By: Cynthia Kurtz
February is Black History Month; a time when we remember among other things, the accomplishments and the contributions of the many African Americans who have earned their place as leaders in business, entertainment, education and research.
There have been many stories of successful African American businessmen and women. People who started or managed successful companies, employed hundreds of thousands of people, supported their local economies and contributed to their communities. It was difficult to decide which stories to tell.
Madam C.J. Walker deserves to be on any list of successful business leader but she probably would have described herself as a civil rights leader. She was born Sarah Breedlove in Louisiana December 23, 1867. Her parents were freed slaves. By the age of 20 she was widowed, a mother and working as a washerwomen earning $1.50 per day. A scalp ailment led her to invent a line of hair products for African Americans. She took her products on the road giving demonstrations. They were a huge hit. In 12 years she became the first female self-made millionaire. A time when a million dollars really meant something! Sarah's success wasn't just about making money. It was about how she used her newly found position. She donated a large amount towards the construction of the Indianapolis YMCA. She funded an anti-lynching campaign and was part of a delegation that petitioned President Woodrow Wilson to make lynching a federal crime. She funded education.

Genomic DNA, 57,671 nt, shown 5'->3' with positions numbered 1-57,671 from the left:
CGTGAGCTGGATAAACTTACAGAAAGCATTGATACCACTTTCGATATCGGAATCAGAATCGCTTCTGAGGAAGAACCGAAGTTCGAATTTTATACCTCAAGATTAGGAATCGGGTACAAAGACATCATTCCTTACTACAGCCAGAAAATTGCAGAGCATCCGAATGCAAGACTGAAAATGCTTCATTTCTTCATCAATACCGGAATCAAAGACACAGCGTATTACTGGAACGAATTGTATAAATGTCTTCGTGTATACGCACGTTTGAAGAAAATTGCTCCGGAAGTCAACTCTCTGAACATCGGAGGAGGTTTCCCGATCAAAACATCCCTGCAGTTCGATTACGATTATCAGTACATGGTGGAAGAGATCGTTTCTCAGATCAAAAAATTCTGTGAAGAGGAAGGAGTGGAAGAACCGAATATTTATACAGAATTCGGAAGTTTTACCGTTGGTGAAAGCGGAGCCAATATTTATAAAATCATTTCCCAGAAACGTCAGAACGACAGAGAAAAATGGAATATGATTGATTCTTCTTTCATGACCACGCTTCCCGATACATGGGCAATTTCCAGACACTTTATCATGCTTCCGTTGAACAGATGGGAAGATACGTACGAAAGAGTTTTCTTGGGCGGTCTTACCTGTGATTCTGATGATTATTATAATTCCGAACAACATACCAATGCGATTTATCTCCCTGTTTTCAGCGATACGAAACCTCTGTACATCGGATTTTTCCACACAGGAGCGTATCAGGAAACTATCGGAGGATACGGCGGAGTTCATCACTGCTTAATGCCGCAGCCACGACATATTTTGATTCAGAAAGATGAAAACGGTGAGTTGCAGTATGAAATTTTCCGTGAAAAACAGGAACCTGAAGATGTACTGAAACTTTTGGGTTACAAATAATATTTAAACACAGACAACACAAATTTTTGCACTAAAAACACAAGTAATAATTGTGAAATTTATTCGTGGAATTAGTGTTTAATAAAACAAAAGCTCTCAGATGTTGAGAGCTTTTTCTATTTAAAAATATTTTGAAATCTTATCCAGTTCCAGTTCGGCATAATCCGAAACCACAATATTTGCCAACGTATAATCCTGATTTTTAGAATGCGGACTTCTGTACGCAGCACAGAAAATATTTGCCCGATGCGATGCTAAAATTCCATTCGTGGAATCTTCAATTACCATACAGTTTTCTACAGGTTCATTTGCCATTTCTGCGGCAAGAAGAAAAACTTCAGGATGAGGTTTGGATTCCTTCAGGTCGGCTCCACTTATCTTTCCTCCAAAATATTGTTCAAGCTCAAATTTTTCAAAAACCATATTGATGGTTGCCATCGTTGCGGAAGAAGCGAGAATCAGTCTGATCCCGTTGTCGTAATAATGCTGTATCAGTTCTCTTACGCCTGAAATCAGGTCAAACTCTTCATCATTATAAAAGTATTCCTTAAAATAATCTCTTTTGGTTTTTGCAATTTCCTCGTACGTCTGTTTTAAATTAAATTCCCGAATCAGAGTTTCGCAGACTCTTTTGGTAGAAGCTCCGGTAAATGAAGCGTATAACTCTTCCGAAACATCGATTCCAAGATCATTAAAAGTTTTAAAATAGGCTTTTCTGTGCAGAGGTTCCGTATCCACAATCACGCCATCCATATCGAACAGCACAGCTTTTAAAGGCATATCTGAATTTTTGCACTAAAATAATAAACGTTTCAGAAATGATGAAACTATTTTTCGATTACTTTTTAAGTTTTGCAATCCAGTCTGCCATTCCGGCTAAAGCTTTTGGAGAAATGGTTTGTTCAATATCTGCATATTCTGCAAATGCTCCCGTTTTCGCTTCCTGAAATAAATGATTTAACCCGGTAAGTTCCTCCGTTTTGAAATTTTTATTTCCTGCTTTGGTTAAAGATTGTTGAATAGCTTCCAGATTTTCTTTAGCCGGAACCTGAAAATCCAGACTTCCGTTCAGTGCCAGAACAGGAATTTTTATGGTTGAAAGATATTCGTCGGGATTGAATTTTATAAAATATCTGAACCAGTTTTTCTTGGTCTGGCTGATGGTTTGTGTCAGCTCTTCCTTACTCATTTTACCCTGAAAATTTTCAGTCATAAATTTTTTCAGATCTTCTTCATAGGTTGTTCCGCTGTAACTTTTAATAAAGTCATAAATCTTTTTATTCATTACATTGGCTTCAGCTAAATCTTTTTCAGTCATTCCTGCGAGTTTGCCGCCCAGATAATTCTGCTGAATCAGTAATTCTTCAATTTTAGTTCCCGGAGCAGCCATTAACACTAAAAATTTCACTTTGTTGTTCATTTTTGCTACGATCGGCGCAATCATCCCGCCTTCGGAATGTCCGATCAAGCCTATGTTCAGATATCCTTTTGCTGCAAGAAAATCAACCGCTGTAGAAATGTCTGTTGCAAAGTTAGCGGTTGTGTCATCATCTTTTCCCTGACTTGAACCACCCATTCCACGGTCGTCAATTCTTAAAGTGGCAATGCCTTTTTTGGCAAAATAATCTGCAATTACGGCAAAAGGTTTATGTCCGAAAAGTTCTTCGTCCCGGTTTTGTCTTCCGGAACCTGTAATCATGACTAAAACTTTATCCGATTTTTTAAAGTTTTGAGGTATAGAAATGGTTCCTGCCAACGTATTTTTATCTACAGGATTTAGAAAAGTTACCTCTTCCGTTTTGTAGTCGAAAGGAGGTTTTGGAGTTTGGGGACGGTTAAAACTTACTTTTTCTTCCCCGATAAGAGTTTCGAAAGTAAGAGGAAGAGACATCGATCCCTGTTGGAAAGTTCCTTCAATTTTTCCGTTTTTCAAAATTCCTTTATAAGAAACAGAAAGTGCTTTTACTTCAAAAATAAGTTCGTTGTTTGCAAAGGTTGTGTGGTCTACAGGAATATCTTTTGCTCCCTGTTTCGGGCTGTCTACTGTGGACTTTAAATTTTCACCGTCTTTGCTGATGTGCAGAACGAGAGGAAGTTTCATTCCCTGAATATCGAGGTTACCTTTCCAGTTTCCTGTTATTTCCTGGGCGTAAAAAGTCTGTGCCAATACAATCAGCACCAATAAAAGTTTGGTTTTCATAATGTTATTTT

Fast forward to another outstanding businesswomen - Ursula Burns, Chairman and CEO of Xerox. Ursula joined Xerox in 1980 as a mechanical engineering summer intern and 20 years later she was named senior vice president of Corporate Strategic Services. She became the Chairman and Chief Executive Officer in July 2009. It wasn't an easy climb to success. She was raised in the housing projects of New York City. Today, Ursula Burns is ranked as the 14th most powerful women in the world by Forbes Magazine. She is the founding director of Change the Equation, a non-profit organization dedicated to improving education for science, technology, engineering and math. She provides leadership for many other non-profit organizations including the National Academy Foundation and the U.S. Olympic Committee. She was recently appointed as the Vice-Chair of the President's Export Council.
There are many other stories. African American men and women who have earned their places in the center of business. Whose hard work and dedication has not only helped shape our economy but influenced the world.
Black History Month is important for all Americans. It is our American story.
President & CEO
San Gabriel Valley Economic Partnership